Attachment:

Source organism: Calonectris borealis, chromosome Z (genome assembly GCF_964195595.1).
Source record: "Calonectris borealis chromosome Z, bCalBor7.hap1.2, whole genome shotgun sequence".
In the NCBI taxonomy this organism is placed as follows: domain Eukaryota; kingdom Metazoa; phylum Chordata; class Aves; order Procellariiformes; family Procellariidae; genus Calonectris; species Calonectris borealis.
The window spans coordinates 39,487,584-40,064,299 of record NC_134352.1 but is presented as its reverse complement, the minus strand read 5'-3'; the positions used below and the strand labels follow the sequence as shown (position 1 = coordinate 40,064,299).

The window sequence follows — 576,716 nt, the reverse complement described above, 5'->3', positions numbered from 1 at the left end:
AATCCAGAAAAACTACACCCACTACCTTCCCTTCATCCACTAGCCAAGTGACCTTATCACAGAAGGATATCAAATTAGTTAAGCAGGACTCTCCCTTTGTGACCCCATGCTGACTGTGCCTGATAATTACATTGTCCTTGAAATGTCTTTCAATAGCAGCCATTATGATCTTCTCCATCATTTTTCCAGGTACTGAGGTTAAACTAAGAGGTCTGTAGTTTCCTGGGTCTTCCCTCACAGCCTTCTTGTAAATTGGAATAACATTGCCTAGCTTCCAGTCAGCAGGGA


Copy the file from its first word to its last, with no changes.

Source organism: Calonectris borealis, chromosome Z (genome assembly GCF_964195595.1).
Source record: "Calonectris borealis chromosome Z, bCalBor7.hap1.2, whole genome shotgun sequence".
In the NCBI taxonomy this organism is placed as follows: domain Eukaryota; kingdom Metazoa; phylum Chordata; class Aves; order Procellariiformes; family Procellariidae; genus Calonectris; species Calonectris borealis.
The window spans coordinates 39,487,584-40,064,299 of record NC_134352.1 but is presented as its reverse complement, the minus strand read 5'-3'; the positions used below and the strand labels follow the sequence as shown (position 1 = coordinate 40,064,299).

The window sequence follows — 576,716 nt, the reverse complement described above, 5'->3', positions numbered from 1 at the left end:
AATCCAGAAAAACTACACCCACTACCTTCCCTTCATCCACTAGCCAAGTGACCTTATCACAGAAGGATATCAAATTAGTTAAGCAGGACTCTCCCTTTGTGACCCCATGCTGACTGTGCCTGATAATTACATTGTCCTTGAAATGTCTTTCAATAGCAGCCATTATGATCTTCTCCATCATTTTTCCAGGTACTGAGGTTAAACTAAGAGGTCTGTAGTTTCCTGGGTCTTCCCTCACAGCCTTCTTGTAAATTGGAATAACATTGCCTAGCTTCCAGTCAGCAGGGA